The hotel industry has long been searching for a solution to staff shortages, but technology and automation can only take you so far. We still need to onboard humans and ensure they’re 100% engaged with their roles. But common onboarding mistakes often hold your business back.
Why Does Onboarding Fail?
Hotel staff is among the least engaged staff members in any industry. With a staggeringly high turnover rate of 73.8%, it’s clear that hospitality employees aren’t interested in staying for long.
Seasonality, unsocial working hours, low pay, lack of meaningful work, and a perceived lack of career advancement are largely to blame for hospitality’s churn rate. It also doesn’t help that hotel staff aren’t trained appropriately because managers expect new hires to leave shortly after.
This has led hotels to believe that high turnover is a part of doing business, but that isn’t the case. If hotels can cater to Millenials and Gen Z employees (who value experiences, work-life balance, and social responsibility), they’ll see an uptick in new hires and loyal employees.
5 Signs Your Hotel’s Onboarding Process Isn’t Working
Organizations with strong onboarding training experience an 82% higher retention rate, but how can you tell if your hotel’s onboarding process isn’t working?
Look out for the following 5 signs.
1. Employees Don’t Understand Their Real Value
Our culture has an overall negative attitude towards customer service roles. Hotel staff are seen as entry-level employees that provide little value to society. As a result, they’re treated with hostility by customers and employees, even though we rely on them for society to function.
When you add on low pay, poor training, and unengaged managers, it isn’t hard to see why hotel staff feel as if they’re replaceable. That attitude will come across in everything they do.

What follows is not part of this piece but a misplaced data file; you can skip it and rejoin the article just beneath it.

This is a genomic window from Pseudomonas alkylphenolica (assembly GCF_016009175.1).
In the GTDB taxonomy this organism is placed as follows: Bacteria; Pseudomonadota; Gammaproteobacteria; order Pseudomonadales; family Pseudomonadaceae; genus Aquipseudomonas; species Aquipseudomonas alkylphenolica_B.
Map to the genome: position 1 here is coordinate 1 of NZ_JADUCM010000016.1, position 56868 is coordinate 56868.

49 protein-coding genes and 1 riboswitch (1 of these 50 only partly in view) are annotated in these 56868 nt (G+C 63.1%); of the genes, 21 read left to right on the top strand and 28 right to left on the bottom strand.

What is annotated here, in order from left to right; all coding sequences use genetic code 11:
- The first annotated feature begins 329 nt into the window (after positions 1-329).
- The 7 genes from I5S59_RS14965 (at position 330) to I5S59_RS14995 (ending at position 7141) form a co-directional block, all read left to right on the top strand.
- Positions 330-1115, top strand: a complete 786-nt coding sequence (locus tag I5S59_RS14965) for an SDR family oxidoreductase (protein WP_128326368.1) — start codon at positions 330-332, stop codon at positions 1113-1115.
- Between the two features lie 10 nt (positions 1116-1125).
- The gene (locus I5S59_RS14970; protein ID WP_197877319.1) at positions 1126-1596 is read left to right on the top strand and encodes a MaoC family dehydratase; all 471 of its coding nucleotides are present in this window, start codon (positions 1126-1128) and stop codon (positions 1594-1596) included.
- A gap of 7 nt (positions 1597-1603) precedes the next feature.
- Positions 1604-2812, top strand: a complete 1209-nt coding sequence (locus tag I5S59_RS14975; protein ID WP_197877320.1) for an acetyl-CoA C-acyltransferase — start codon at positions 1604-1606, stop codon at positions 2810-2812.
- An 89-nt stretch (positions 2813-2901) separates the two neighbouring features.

During the onboarding process, employees need to understand that they’re an essential part of the team. Prove to employees that working for you will be an awesome experience by offering benefits, such as annual retreats, free hotel stays, wellness days, extra time off, and rewards.
2. New Staff Are Often Confused About What to Do Next
Before your staff’s first day, you should hand them a complete checklist for new hires. However, this checklist shouldn’t just cover necessary tax forms or the employee handbook. It needs to include the entire onboarding process so your staff members are prepared for each step.
In the hotel industry, a lack of structure can cause employees to make several mistakes. If your new hires are asking questions about basic processes they should already know, don’t take it as a sign that they aren’t paying attention. It’s more likely that your process is disorganized.
3. Staff Experiences First-Day Overwhelm, Jitters, or Quitters
It’s normal for staff to be nervous on their first day of work, which is why you should ease new hires into their roles. Unfortunately, the hotel industry is notorious for throwing new hires into the customer service ocean without a liferaft, which affects their mental health and your customers.
Without proper training and onboarding, delays and mix-ups will happen more frequently. As a result, customers leave unhappy, which negatively impacts your hotel’s reputation and ROI.
If new hires experience such turmoil on their first day, they may feel too traumatized to return. While you can’t eliminate turnover in the hospitality industry, you can reduce it significantly by adequately training your employees. Always test preparedness before putting staff on the floor.
4. Brand New Staff Aren’t Asking for Help or Seem Shy
It’s okay for your employees to make mistakes, but if they’re not asking for help or appear shy (despite being personable in the interview), that’s a sign of an onboarding problem. It’s possible that your staff don’t know who to ask or where to go when they aren’t sure what to do.
On the first day, be sure to do a walkthrough of the workplace and introduce them to relevant team members. In the middle of their first day, a manager should take new hires out to lunch and ask how they’re settling in. Be transparent, honest, and inviting to encourage questions.
5. Qualified Staff Aren’t Asking About Career Trajectory
Your career opportunities are virtually limitless in the hospitality industry, but that reality is lost on new employees. Cultural stereotypes definitely participate in this misunderstanding. Still, if managers don’t outline a new hire’s possible career trajectory, it’s only going to get worse.
Hotel managers routinely get promoted to division managers and general managers, or they branch out to other career paths that require managerial skills, such as project managers.
During the first week of onboarding, managers should ask about their employee’s goals. They could then suggest opportunities that suit their needs and current or future skills. For example, if your employee wants to be a spa attendant, suggest moving into that role when they’re ready.